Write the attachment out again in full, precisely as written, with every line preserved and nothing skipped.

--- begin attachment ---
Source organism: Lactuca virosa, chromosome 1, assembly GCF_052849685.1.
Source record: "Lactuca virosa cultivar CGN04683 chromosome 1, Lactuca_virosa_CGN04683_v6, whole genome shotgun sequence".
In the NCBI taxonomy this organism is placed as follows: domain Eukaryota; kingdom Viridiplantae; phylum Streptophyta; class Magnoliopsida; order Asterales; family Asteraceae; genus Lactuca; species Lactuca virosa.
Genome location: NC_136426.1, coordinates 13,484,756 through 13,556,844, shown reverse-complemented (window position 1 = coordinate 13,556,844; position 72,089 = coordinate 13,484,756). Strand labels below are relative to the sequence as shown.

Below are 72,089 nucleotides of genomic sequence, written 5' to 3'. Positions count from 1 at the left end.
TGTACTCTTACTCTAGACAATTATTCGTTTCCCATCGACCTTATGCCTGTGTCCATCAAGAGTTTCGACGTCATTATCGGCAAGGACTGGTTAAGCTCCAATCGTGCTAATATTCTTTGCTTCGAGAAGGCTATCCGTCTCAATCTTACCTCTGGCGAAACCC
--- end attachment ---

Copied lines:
Source organism: Lactuca virosa, chromosome 1, assembly GCF_052849685.1.
Source record: "Lactuca virosa cultivar CGN04683 chromosome 1, Lactuca_virosa_CGN04683_v6, whole genome shotgun sequence".
In the NCBI taxonomy this organism is placed as follows: domain Eukaryota; kingdom Viridiplantae; phylum Streptophyta; class Magnoliopsida; order Asterales; family Asteraceae; genus Lactuca; species Lactuca virosa.
Genome location: NC_136426.1, coordinates 13,484,756 through 13,556,844, shown reverse-complemented (window position 1 = coordinate 13,556,844; position 72,089 = coordinate 13,484,756). Strand labels below are relative to the sequence as shown.

Below are 72,089 nucleotides of genomic sequence, written 5' to 3'. Positions count from 1 at the left end.
TGTACTCTTACTCTAGACAATTATTCGTTTCCCATCGACCTTATGCCTGTGTCCATCAAGAGTTTCGACGTCATTATCGGCAAGGACTGGTTAAGCTCCAATCGTGCTAATATTCTTTGCTTCGAGAAGGCTATCCGTCTCAATCTTACCTCTGGCGAAACCC